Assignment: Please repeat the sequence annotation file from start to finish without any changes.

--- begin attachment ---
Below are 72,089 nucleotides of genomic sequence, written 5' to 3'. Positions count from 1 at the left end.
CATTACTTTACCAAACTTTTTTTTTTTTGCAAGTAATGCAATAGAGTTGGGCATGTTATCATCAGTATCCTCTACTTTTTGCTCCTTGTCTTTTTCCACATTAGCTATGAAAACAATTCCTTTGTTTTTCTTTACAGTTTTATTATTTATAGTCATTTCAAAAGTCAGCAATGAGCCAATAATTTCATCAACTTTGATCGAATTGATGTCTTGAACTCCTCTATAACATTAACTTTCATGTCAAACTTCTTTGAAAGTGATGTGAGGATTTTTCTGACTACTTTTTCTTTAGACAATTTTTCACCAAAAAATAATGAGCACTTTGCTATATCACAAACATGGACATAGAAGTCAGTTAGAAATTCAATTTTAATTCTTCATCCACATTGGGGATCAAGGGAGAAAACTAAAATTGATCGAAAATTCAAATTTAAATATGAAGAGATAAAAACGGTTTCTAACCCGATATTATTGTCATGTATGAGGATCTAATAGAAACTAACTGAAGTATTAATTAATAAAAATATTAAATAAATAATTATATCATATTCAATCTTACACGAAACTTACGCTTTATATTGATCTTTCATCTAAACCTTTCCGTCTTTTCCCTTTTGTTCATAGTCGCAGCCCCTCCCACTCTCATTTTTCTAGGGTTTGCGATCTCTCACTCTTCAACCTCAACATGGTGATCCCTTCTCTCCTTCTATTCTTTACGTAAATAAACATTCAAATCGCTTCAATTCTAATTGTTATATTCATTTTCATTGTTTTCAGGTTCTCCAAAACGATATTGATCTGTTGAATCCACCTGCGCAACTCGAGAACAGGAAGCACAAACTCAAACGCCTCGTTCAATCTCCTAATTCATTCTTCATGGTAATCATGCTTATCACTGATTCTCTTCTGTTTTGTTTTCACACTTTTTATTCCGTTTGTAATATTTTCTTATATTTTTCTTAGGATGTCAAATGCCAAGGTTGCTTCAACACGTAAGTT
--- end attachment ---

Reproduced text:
Below are 72,089 nucleotides of genomic sequence, written 5' to 3'. Positions count from 1 at the left end.
CATTACTTTACCAAACTTTTTTTTTTTTGCAAGTAATGCAATAGAGTTGGGCATGTTATCATCAGTATCCTCTACTTTTTGCTCCTTGTCTTTTTCCACATTAGCTATGAAAACAATTCCTTTGTTTTTCTTTACAGTTTTATTATTTATAGTCATTTCAAAAGTCAGCAATGAGCCAATAATTTCATCAACTTTGATCGAATTGATGTCTTGAACTCCTCTATAACATTAACTTTCATGTCAAACTTCTTTGAAAGTGATGTGAGGATTTTTCTGACTACTTTTTCTTTAGACAATTTTTCACCAAAAAATAATGAGCACTTTGCTATATCACAAACATGGACATAGAAGTCAGTTAGAAATTCAATTTTAATTCTTCATCCACATTGGGGATCAAGGGAGAAAACTAAAATTGATCGAAAATTCAAATTTAAATATGAAGAGATAAAAACGGTTTCTAACCCGATATTATTGTCATGTATGAGGATCTAATAGAAACTAACTGAAGTATTAATTAATAAAAATATTAAATAAATAATTATATCATATTCAATCTTACACGAAACTTACGCTTTATATTGATCTTTCATCTAAACCTTTCCGTCTTTTCCCTTTTGTTCATAGTCGCAGCCCCTCCCACTCTCATTTTTCTAGGGTTTGCGATCTCTCACTCTTCAACCTCAACATGGTGATCCCTTCTCTCCTTCTATTCTTTACGTAAATAAACATTCAAATCGCTTCAATTCTAATTGTTATATTCATTTTCATTGTTTTCAGGTTCTCCAAAACGATATTGATCTGTTGAATCCACCTGCGCAACTCGAGAACAGGAAGCACAAACTCAAACGCCTCGTTCAATCTCCTAATTCATTCTTCATGGTAATCATGCTTATCACTGATTCTCTTCTGTTTTGTTTTCACACTTTTTATTCCGTTTGTAATATTTTCTTATATTTTTCTTAGGATGTCAAATGCCAAGGTTGCTTCAACACGTAAGTT